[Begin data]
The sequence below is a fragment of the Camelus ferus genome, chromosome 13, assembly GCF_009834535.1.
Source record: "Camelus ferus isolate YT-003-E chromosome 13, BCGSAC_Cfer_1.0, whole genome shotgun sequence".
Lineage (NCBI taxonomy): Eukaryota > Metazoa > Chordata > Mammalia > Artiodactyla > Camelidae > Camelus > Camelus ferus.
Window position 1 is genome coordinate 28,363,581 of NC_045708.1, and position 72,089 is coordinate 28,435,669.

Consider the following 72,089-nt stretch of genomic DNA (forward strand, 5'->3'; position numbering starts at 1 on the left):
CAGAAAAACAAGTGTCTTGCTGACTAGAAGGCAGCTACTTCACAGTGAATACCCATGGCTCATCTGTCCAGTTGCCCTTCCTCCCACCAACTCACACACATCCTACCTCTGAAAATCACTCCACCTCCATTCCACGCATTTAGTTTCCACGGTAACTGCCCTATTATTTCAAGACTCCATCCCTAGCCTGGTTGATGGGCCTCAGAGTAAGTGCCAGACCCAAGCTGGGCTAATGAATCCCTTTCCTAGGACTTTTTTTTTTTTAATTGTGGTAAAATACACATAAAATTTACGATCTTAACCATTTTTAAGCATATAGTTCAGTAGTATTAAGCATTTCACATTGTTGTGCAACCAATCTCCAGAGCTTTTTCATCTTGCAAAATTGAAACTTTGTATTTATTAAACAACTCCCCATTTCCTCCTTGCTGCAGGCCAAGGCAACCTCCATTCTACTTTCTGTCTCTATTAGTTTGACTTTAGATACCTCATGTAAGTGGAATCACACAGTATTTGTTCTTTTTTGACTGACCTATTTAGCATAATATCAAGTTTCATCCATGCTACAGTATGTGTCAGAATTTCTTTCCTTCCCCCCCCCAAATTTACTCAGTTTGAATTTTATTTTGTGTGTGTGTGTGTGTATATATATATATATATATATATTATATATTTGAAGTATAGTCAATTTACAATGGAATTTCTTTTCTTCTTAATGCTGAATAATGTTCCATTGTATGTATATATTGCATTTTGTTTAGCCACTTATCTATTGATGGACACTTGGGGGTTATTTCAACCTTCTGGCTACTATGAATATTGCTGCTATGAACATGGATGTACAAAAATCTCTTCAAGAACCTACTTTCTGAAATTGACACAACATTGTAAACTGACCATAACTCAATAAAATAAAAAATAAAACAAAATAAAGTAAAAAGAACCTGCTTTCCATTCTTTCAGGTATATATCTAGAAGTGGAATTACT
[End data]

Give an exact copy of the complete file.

The sequence below is a fragment of the Camelus ferus genome, chromosome 13, assembly GCF_009834535.1.
Source record: "Camelus ferus isolate YT-003-E chromosome 13, BCGSAC_Cfer_1.0, whole genome shotgun sequence".
Lineage (NCBI taxonomy): Eukaryota > Metazoa > Chordata > Mammalia > Artiodactyla > Camelidae > Camelus > Camelus ferus.
Window position 1 is genome coordinate 28,363,581 of NC_045708.1, and position 72,089 is coordinate 28,435,669.

Consider the following 72,089-nt stretch of genomic DNA (forward strand, 5'->3'; position numbering starts at 1 on the left):
CAGAAAAACAAGTGTCTTGCTGACTAGAAGGCAGCTACTTCACAGTGAATACCCATGGCTCATCTGTCCAGTTGCCCTTCCTCCCACCAACTCACACACATCCTACCTCTGAAAATCACTCCACCTCCATTCCACGCATTTAGTTTCCACGGTAACTGCCCTATTATTTCAAGACTCCATCCCTAGCCTGGTTGATGGGCCTCAGAGTAAGTGCCAGACCCAAGCTGGGCTAATGAATCCCTTTCCTAGGACTTTTTTTTTTTTAATTGTGGTAAAATACACATAAAATTTACGATCTTAACCATTTTTAAGCATATAGTTCAGTAGTATTAAGCATTTCACATTGTTGTGCAACCAATCTCCAGAGCTTTTTCATCTTGCAAAATTGAAACTTTGTATTTATTAAACAACTCCCCATTTCCTCCTTGCTGCAGGCCAAGGCAACCTCCATTCTACTTTCTGTCTCTATTAGTTTGACTTTAGATACCTCATGTAAGTGGAATCACACAGTATTTGTTCTTTTTTGACTGACCTATTTAGCATAATATCAAGTTTCATCCATGCTACAGTATGTGTCAGAATTTCTTTCCTTCCCCCCCCCAAATTTACTCAGTTTGAATTTTATTTTGTGTGTGTGTGTGTGTATATATATATATATATATATATTATATATTTGAAGTATAGTCAATTTACAATGGAATTTCTTTTCTTCTTAATGCTGAATAATGTTCCATTGTATGTATATATTGCATTTTGTTTAGCCACTTATCTATTGATGGACACTTGGGGGTTATTTCAACCTTCTGGCTACTATGAATATTGCTGCTATGAACATGGATGTACAAAAATCTCTTCAAGAACCTACTTTCTGAAATTGACACAACATTGTAAACTGACCATAACTCAATAAAATAAAAAATAAAACAAAATAAAGTAAAAAGAACCTGCTTTCCATTCTTTCAGGTATATATCTAGAAGTGGAATTACT